Allied Health Professionals are not renowned for mapping out or diversifying their careers. Upon graduation, Physiotherapists, Occupational Therapists, Speech Pathologists and Exercise Physiologists tend to find a speciality early in their career and stay on this pathway. The underlying motivation for most in the field is to help others, which is admirable, but there are huge gains to be made by ensuring therapists career needs and aims evolve with time.
Danielle Weedon and Clare Jones, both Allied Health Professionals, are co-directors of MediRecruit, a specialist recruitment company based in Melbourne. They are determined to help practitioners carve out the career they want, and can help reveal all sorts of opportunities.
Even now, they say, career paths are rarely discussed. MediRecruit provides career advice and education and assists Allied Health Professionals to explore a range of career pathways and opportunities. Depending on the individual’s interests, those options might include a move into corporate health, quality assurance or management, into a different specialty or business development.
“We pride ourselves on empowering therapists to understand they’ve got options, they don’t necessarily know or realise,” says Weedon.
Many therapists don’t realise the extent of demand for their services – and therefore the opportunities available. Today, the need for Allied Health Professionals is unprecedented, thanks to the introduction of the NDIS. As well as providing greater funding, the NDIS allows more control over that funding, and as a result, there is more awareness about what services users of the NDIS might enlist.
“We are in a new era for Allied Health Professionals,” says Jones. “In the last 20 years, I’ve never seen allied health professionals in such high demand as they are at the moment.”
Weedon agrees, saying there’s been a massive burst of energy in the sector, including a lot of welcome innovation: NDIS funded meal services, for example, adaptive and inclusive apparel, and equipment and assistive technology devices.
Australia’s aging population means the aged care sector has a huge demand for therapists in that sector.
The MediRecruit team say there has also been a spike in demand for the work that allied health professionals do in terms of workplace injury and helping employees return to work.
It is clear the women’s partnership has been fundamental to the success of the business. They had similar career paths early on: Jones studied Occupational Therapy at The University of Queensland, worked as a graduate Occupational Therapist in Brisbane before heading to Ireland and the UK to work as a locum. Weedon trained as a Physiotherapist at the University of Melbourne worked as a graduate in Melbourne and also went to the UK to work as a therapist.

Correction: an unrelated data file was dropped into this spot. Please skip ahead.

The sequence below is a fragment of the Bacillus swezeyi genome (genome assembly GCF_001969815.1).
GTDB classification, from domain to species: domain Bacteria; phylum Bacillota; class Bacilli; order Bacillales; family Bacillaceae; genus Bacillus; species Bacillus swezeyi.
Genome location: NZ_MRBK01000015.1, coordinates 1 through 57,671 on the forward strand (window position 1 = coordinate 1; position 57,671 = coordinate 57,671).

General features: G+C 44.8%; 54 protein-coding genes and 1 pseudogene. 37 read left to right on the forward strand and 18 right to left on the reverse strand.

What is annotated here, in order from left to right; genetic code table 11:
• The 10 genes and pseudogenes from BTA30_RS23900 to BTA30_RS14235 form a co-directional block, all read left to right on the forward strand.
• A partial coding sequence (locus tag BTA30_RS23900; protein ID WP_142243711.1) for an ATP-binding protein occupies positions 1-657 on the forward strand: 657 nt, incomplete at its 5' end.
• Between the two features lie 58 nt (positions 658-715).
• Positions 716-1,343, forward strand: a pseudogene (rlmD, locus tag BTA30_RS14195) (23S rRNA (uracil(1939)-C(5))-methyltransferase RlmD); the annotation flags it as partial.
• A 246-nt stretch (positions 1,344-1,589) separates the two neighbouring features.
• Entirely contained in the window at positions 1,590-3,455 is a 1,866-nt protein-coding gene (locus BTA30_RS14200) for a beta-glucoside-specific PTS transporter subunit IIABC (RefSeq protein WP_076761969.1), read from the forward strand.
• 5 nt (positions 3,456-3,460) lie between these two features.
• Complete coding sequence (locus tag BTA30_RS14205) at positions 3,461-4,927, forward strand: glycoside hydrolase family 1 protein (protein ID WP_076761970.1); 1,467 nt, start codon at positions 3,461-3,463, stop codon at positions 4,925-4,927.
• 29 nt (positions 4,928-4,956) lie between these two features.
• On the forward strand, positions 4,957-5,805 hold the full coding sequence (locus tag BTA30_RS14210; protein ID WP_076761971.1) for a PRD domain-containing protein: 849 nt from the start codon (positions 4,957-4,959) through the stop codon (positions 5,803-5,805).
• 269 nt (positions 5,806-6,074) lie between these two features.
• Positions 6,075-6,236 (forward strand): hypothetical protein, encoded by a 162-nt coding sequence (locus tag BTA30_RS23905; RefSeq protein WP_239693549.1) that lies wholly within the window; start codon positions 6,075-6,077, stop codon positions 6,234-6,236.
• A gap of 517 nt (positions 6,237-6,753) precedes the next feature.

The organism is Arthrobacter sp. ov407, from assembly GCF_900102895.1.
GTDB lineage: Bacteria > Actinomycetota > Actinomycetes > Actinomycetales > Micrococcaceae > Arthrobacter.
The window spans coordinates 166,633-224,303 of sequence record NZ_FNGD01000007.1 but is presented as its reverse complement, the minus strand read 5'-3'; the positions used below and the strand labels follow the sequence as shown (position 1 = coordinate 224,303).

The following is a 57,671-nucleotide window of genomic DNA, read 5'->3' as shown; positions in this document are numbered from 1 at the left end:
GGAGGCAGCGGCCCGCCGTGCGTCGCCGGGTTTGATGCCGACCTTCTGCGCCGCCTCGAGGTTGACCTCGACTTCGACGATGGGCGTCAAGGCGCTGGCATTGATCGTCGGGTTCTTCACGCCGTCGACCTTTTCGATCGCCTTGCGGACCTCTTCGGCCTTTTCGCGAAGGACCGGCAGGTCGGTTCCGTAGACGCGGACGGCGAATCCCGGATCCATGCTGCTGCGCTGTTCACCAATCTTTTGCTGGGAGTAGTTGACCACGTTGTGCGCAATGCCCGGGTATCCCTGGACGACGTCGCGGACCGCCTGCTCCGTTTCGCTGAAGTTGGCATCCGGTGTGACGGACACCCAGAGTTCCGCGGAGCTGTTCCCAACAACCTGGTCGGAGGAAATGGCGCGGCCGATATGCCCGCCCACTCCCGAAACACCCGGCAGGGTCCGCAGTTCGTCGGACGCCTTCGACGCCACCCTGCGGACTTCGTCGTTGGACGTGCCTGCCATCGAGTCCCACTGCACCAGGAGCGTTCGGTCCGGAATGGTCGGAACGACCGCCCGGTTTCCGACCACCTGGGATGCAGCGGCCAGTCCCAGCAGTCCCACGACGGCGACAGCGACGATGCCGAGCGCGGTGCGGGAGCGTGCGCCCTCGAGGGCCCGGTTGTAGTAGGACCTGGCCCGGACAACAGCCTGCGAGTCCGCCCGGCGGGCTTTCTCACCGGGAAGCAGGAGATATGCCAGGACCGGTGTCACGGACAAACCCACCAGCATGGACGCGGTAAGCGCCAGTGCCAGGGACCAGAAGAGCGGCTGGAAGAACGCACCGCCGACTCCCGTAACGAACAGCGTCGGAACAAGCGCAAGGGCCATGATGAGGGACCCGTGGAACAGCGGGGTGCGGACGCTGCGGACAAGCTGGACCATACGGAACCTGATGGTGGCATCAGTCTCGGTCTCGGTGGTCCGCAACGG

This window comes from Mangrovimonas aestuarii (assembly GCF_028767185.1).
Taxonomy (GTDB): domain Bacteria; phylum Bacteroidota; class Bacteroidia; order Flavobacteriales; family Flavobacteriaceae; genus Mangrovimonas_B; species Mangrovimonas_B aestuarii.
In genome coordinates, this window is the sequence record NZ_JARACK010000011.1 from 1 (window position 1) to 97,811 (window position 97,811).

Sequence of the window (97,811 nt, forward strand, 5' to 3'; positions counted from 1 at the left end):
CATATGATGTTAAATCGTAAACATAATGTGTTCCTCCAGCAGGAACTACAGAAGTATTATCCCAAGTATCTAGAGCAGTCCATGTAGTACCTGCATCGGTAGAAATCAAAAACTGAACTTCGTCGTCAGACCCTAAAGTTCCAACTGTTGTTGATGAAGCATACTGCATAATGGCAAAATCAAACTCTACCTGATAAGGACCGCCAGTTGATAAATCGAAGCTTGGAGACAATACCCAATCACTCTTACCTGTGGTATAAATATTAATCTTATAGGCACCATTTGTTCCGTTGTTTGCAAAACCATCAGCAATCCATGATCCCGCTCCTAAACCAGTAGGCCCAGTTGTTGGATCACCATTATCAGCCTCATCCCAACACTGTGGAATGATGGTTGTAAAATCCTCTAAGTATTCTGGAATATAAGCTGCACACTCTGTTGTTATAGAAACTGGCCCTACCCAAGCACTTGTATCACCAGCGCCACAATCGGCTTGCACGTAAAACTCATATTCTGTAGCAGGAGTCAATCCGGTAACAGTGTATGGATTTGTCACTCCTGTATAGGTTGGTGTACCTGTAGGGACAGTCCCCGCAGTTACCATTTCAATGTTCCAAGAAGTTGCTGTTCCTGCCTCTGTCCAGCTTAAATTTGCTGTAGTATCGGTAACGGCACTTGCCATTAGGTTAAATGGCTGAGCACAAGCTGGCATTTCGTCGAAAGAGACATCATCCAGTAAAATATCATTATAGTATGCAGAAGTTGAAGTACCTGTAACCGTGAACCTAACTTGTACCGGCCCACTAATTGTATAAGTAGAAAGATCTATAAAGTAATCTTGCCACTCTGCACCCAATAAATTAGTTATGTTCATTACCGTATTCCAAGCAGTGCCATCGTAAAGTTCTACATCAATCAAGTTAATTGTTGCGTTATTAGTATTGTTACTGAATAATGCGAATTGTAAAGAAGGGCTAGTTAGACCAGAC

On their return, both recognised a niche for their then colleagues who were either looking to work in the UK, returning from travel and looking for positions domestically, or looking for work in Australia.
Putting their heads together, they realised they brought an impressive suite of skills to the table and complemented each other wonderfully. The result was MediRecruit, which this year celebrates 20 years in business.
The team has always provided a flexible workplace for their staff and hope that thanks to COVID most other employers will too. With six children between them, at one stage the board room in their St Kilda Rd office was converted to an in-house daycare centre with a nanny looking after the kids while they worked next door.
Inherent in their approach is awareness around women “and the battles that we face and having careers,” says Weedon.
Since COVID hit, the reality of our world went out to the broader world,” she says. “COVID has made working life so much more family-friendly.”
One key to business success has been trust. Jones and Weedon’s business relationship has endured because of their mutual trust, that of their staff and, of course, the trust of their clients. “[They] entrust us with confidential and intimate details of their businesses so that we can find them the right therapists,” says Weedon. ”Therapists we work with entrust us with all of their CV details, career aspirations, salary expectations – really quite sensitive information. If we didn’t have a business with a proven track record of trust we wouldn’t be where we are today.”
The fact both Directors trained in Allied Health sets them apart from most other players in recruitment. “Having lived and breathed the work our clients are doing, that’s the secret to success,” says Jones. “It does really help with building relationships with therapists and clients. Our approach is never a sales approach, it’s a problem-solving approach, aiming to achieve long-term success for both. Ultimately we want the right therapist in the right organisation.”
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